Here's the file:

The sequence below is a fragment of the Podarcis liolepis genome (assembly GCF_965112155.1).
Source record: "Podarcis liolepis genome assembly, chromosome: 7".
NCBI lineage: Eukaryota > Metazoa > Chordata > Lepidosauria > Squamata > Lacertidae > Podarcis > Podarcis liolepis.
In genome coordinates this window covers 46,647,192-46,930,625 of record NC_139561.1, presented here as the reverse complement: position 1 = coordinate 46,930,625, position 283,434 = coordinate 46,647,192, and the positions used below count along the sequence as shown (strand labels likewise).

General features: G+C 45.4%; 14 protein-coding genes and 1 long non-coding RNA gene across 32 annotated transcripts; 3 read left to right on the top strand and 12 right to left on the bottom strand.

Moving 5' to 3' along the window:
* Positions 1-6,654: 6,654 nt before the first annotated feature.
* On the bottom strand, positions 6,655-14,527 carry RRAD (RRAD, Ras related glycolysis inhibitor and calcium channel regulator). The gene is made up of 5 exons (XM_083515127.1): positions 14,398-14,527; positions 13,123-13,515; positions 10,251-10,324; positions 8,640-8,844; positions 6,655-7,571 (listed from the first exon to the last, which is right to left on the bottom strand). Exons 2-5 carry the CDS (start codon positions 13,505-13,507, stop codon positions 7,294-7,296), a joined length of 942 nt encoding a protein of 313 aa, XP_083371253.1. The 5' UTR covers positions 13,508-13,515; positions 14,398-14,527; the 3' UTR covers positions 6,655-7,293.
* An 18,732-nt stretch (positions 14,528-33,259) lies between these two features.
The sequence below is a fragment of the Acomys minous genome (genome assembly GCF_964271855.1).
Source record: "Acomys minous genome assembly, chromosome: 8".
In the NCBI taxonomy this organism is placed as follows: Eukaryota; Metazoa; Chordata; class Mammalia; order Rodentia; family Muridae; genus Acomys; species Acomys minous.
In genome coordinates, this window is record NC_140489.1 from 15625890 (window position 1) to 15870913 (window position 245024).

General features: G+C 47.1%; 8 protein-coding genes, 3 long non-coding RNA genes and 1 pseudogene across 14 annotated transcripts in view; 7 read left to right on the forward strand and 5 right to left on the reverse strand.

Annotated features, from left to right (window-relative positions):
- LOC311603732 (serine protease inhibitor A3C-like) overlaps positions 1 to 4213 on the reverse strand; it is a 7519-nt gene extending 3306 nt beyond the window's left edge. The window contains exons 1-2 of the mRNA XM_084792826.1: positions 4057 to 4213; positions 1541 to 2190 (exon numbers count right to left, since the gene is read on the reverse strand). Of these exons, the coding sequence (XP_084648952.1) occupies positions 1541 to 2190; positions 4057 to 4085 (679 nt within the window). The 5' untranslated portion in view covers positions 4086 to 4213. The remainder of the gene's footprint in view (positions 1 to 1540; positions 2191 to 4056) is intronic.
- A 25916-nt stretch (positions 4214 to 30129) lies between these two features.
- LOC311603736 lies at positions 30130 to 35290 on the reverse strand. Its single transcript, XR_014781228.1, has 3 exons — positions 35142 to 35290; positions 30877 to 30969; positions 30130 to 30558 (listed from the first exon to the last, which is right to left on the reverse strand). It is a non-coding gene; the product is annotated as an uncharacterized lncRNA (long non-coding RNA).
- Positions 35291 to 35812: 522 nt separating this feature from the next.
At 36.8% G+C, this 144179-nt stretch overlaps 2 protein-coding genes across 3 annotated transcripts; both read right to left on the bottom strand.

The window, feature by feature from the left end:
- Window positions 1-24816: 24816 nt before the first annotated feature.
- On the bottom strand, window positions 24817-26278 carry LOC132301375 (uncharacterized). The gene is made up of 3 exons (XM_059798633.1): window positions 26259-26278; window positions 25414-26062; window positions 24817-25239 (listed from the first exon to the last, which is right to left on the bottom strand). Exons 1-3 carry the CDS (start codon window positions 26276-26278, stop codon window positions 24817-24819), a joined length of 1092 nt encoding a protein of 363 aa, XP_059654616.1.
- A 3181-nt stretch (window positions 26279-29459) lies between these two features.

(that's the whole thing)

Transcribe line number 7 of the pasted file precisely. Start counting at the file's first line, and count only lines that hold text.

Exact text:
* Positions 1-6,654: 6,654 nt before the first annotated feature.